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Messages - fllaw

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Current Law Students / Re: A typical law school class session?
« on: July 23, 2010, 02:21:15 AM »
I'll add that Professor John Delaney's Learning Legal Reasoning: Brieifing, Analysis and Theory provides a great introduction to what law and legal reasoning is all about. He teaches case dissection and gives examples of good and bad briefs. This book is given to all 1Ls at my school and is the textbook for orientation.

Also, check out Delaney's web site. He now uses it to supplement his books and provides tons of great information for free!
Here is a link:

You can also get a feel for his teaching methods on YouTube. His a retired Crim Law professor at NYU Law School and CUNY.
Here is a link:

Also, if you have not read Thane Messinger's Law School: Getting In, Getting Good, Getting the Gold please do so. It is one of the best books for getting an idea of how to do law school (the Getting Good section).

...In point of fact--as long as we're there--the law school classroom has been essentially unchanged since the 1880s, with the exception that competition is much higher today than then.  Well, that and the nagging detail of student loans.  But of course Thelo knew that, and was perhaps getting to a different point?

Again, thank you,


Getting to the issue of finance, oppotunity costs and debt, I think everyone going to or planning to go to law school should consider this:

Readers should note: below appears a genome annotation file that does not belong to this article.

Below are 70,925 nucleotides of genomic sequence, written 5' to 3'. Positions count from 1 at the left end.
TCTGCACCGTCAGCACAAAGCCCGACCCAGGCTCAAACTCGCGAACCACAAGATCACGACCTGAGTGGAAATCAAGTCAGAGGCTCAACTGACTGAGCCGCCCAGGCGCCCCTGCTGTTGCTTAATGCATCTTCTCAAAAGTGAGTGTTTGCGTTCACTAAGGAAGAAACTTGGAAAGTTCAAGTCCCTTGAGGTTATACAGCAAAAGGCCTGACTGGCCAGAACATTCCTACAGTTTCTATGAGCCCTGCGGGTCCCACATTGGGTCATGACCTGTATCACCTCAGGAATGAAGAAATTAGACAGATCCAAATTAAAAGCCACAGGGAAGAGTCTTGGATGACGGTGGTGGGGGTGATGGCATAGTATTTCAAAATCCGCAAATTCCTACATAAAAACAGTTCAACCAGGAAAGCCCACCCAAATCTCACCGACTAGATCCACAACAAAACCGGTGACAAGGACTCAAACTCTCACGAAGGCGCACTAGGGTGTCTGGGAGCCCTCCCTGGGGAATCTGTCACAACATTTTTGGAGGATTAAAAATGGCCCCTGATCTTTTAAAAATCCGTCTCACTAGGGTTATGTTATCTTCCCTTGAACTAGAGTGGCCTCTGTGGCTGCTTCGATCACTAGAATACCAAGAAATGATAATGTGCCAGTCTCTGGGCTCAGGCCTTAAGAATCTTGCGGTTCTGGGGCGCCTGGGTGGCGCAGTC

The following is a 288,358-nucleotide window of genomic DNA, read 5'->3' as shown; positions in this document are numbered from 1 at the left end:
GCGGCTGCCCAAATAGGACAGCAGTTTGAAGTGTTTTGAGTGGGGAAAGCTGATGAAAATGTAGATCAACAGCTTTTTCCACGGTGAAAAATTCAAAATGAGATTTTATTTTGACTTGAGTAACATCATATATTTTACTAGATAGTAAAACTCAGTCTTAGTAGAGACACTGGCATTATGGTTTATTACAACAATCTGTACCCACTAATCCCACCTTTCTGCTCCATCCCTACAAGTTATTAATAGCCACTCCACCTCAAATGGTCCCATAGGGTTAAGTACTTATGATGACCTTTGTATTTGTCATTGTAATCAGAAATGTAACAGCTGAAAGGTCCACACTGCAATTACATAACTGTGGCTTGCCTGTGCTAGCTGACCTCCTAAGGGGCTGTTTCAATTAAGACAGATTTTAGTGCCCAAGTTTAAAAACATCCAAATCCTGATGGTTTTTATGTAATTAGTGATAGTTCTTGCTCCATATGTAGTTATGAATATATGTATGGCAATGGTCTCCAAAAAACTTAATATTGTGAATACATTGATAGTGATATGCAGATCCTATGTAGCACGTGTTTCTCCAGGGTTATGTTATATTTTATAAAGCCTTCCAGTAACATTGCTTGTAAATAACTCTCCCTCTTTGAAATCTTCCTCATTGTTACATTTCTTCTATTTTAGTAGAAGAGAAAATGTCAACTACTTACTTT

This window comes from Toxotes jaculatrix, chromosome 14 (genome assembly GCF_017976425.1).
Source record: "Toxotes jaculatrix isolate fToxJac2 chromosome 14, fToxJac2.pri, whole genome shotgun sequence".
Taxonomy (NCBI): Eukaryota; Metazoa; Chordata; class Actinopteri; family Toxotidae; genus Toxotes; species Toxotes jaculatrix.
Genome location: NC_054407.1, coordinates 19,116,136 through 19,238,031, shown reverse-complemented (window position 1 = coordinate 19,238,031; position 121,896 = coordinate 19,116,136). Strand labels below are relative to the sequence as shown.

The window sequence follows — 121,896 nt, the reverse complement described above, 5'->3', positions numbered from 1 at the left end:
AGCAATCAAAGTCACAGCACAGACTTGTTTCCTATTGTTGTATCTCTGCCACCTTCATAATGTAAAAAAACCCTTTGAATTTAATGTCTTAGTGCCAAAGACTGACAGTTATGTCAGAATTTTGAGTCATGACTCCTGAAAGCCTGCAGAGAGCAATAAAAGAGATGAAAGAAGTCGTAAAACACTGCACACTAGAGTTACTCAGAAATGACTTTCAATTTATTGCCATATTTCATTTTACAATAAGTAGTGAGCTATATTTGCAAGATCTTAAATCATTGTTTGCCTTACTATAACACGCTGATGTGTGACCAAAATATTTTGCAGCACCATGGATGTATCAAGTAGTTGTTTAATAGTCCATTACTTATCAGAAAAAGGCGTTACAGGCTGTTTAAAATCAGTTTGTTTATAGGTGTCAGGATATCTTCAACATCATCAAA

The Next Bubble: Law School Tuition

By Elie Mystal

Itís one thing when I write about how crushing law school debt  has impacted the value proposition of going to law school. Iím just repeating what every jobless 4L already knows. And prospective law students, 0Ls, have already proven that are too full of themselves to take out a calculator before they commit to three years of debt financing.

Because new students canít seem to act in their own self-interest, itís unlikely that change will come from below. Despite the proliferation of blogs by recent graduates trying to educate others about the danger of going to law school, new students keep signing up in record numbers. Law schools are not under any pressure to control tuition hikes when the demand for legal education is higher than ever.

Besides the study techniques that Thane advises against, the other way to do law school "wrong" is to find yourself with over $100K in debt and without a job that brings enough income to service that debt. That is, if you are fortunate enough to have a job!

Incoming 1Ls / Re: FAMU Law School Status Checker
« on: June 17, 2010, 03:18:27 PM »
I attended "Entering Students Day" today. Dean Pernell gave a nice and enthusiastic welcome. There were presentations by Student Bar, Academic Success, Financial Aid and the international program. We did a mock class with Prof. Washington on the Palsgraf torts case. Then we had a Q&A with 2L and 3L students. Overall they gave the standard spiel about working hard, be prepared, brief your cases etc.

Orientation is August 9 - 13.

My situation exactly, stayed in my well-paying career after passing the bar 2 years ago, and thank God I did not jump into this field..  Job market is horrible, pay is not that great - especially if you take on a crushing debt to get the JD. 

Yes, I know other non-trads who are happy they did not quit their day jobs to go full time. The problem many young folks have is a lack of experience in debt management and unrealistic expectations. I know us old guys are often chided for offering "back in the day" advice. However, debt can and will ruin you life. I am not quite as fanatical as Dave Ramsey about debt, but this is serious. If you are a recent college grad with little real world experience in a tight job market then taking on $150K in debt is, frankly, insane.

One book I recommend to people caught up in the latest fad is:

Extraordinary Popular Delusions and The Madness of Crowds
by Charles Mackay